LEXINGTON, Ky. (Oct. 30, 2020) – The Rural & Underserved Health Research Center (RUHRC) recently received a $2.8 million, 4-year funding renewal from the Health Resources and Services Administration (HRSA) to continue important research on health and health care challenges unique to rural communities. The Center is the only new rural health center in the nation to receive renewal funding in the past 20 years.
The RUHRC has also recently found a new home in the University of Kentucky College of Nursing, where RUHRC's director Ty Borders, Ph.D., has accepted a faculty appointment as a full professor.
“As one of only seven federally-funded rural health research centers in the country, we produce research reports and policy briefs that inform federal and state decision-makers about how to better organize, finance, and deliver healthcare services to maximize rural population health,” said Borders. “We have assembled an excellent multidisciplinary team tackling timely and understudied problems in rural areas not only Kentucky, but the nation as a whole. I'm excited to join the UK College of Nursing's exemplary group of faculty researchers and look forward to continuing the Center's important work to improve overall rural health."
The RUHRC brings together experts in health services and policy from the UK Colleges of Nursing, Medicine, Pharmacy, and Communication and Information. The Center also collaborates with the American Board of Family Medicine, which is headquartered in Lexington, Ky.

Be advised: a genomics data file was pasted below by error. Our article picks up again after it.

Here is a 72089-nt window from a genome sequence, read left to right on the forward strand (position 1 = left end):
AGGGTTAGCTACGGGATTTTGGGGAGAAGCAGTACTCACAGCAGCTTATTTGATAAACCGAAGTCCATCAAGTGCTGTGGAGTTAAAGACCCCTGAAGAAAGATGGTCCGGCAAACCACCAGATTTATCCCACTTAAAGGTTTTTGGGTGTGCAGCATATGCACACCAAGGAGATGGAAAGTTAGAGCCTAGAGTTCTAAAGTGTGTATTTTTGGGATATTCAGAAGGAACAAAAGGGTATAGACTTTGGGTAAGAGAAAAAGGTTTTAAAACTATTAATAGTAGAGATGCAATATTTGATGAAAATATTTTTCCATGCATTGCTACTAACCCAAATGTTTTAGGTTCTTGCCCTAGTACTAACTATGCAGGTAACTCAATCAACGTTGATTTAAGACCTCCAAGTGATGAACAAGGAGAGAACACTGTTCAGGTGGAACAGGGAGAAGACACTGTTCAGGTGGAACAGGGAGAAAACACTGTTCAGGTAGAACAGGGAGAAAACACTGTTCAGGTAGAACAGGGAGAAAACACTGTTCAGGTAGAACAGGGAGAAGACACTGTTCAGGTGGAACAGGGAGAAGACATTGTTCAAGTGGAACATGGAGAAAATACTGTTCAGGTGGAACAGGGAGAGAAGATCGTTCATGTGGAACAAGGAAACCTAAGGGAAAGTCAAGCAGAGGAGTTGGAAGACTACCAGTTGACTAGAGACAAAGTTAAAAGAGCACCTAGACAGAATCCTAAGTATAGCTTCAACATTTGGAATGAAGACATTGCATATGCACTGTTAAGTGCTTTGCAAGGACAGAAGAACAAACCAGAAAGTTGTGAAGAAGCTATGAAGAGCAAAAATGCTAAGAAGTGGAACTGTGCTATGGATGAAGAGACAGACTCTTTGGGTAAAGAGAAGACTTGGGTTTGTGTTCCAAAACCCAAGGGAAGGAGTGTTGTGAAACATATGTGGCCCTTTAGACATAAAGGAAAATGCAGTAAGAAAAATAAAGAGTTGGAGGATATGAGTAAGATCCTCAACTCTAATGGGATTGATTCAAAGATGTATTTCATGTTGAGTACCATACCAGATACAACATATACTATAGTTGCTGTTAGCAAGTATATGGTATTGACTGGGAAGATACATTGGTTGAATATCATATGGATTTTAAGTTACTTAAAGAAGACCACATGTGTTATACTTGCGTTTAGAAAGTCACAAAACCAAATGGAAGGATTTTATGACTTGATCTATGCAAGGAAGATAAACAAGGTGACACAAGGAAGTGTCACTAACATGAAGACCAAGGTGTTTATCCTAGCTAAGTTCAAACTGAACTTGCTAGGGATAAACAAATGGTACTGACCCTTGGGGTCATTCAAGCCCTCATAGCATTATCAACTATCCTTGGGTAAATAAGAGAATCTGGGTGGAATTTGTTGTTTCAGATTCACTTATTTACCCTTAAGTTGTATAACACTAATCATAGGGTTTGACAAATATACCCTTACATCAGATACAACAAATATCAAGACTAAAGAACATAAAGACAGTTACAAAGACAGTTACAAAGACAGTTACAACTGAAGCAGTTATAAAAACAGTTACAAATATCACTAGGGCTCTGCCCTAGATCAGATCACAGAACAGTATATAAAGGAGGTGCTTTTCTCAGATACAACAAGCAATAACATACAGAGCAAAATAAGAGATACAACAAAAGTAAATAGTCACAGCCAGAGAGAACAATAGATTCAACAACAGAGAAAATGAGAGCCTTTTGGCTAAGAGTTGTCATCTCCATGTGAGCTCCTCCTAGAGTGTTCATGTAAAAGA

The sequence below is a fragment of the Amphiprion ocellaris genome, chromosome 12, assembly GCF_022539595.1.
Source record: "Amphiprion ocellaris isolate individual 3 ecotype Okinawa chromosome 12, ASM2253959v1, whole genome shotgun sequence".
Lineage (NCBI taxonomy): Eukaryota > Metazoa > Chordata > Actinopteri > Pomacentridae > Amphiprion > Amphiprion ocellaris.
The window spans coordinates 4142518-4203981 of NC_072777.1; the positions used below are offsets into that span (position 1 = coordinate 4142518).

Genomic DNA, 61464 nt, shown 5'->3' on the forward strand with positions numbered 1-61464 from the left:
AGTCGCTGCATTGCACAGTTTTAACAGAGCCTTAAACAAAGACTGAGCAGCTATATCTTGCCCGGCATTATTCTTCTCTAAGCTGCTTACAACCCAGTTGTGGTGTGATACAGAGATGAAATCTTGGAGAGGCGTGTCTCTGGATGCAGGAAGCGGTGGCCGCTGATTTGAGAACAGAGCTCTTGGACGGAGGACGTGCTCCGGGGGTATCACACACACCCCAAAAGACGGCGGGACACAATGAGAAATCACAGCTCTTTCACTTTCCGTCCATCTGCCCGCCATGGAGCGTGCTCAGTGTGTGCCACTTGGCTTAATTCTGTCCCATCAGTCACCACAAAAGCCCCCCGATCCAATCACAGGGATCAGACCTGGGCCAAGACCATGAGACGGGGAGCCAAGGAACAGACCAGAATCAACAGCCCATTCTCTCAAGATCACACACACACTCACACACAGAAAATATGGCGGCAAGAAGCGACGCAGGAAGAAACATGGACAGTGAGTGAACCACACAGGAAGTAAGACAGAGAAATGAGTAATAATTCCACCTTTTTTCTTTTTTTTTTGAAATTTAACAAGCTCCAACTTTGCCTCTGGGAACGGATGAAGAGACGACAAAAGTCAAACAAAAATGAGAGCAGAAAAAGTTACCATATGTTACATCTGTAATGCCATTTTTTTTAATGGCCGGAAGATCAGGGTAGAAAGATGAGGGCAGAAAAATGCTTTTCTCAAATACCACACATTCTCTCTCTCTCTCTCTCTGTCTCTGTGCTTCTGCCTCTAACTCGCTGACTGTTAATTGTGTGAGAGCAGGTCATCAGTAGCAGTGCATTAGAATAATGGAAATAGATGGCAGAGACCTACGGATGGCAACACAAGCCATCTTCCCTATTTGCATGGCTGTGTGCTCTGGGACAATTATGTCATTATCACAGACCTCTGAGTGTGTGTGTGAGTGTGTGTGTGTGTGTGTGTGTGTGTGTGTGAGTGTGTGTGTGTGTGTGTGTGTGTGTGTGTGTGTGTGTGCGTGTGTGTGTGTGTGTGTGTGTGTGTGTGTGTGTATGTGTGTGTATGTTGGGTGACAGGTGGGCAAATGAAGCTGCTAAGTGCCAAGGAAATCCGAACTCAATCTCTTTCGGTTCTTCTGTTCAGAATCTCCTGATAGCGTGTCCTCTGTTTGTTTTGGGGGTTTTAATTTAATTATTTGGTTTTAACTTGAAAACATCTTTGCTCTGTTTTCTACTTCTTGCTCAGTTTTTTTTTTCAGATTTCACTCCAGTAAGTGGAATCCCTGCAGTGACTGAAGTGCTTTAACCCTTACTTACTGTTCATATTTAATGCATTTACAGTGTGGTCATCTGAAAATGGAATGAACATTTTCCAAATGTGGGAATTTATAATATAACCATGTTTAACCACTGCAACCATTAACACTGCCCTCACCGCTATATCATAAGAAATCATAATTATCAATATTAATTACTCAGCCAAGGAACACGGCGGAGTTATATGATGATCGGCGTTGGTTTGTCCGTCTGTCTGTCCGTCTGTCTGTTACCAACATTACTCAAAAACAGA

The RUHRC was established in 2016, with an initial HRSA funding award of $2.8 million. Since then, the Center has produced 22 research products, including policy briefs and peer-reviewed publications, as well as more than a dozen related publications.
Much of the Center's research is focused on the areas of substance abuse and mental health, preventing and treating cancer, and access to primary care in rural communities. Researchers affiliated with the RUHRC have also published works on the impacts of Medicaid expansion for rural residents, the prevalence of lung diseases among rural residents, and the higher rates of suicide and suicidal planning among rural Americans.
For more information on the RUHRC's publications and research, visit ruhrc.uky.edu.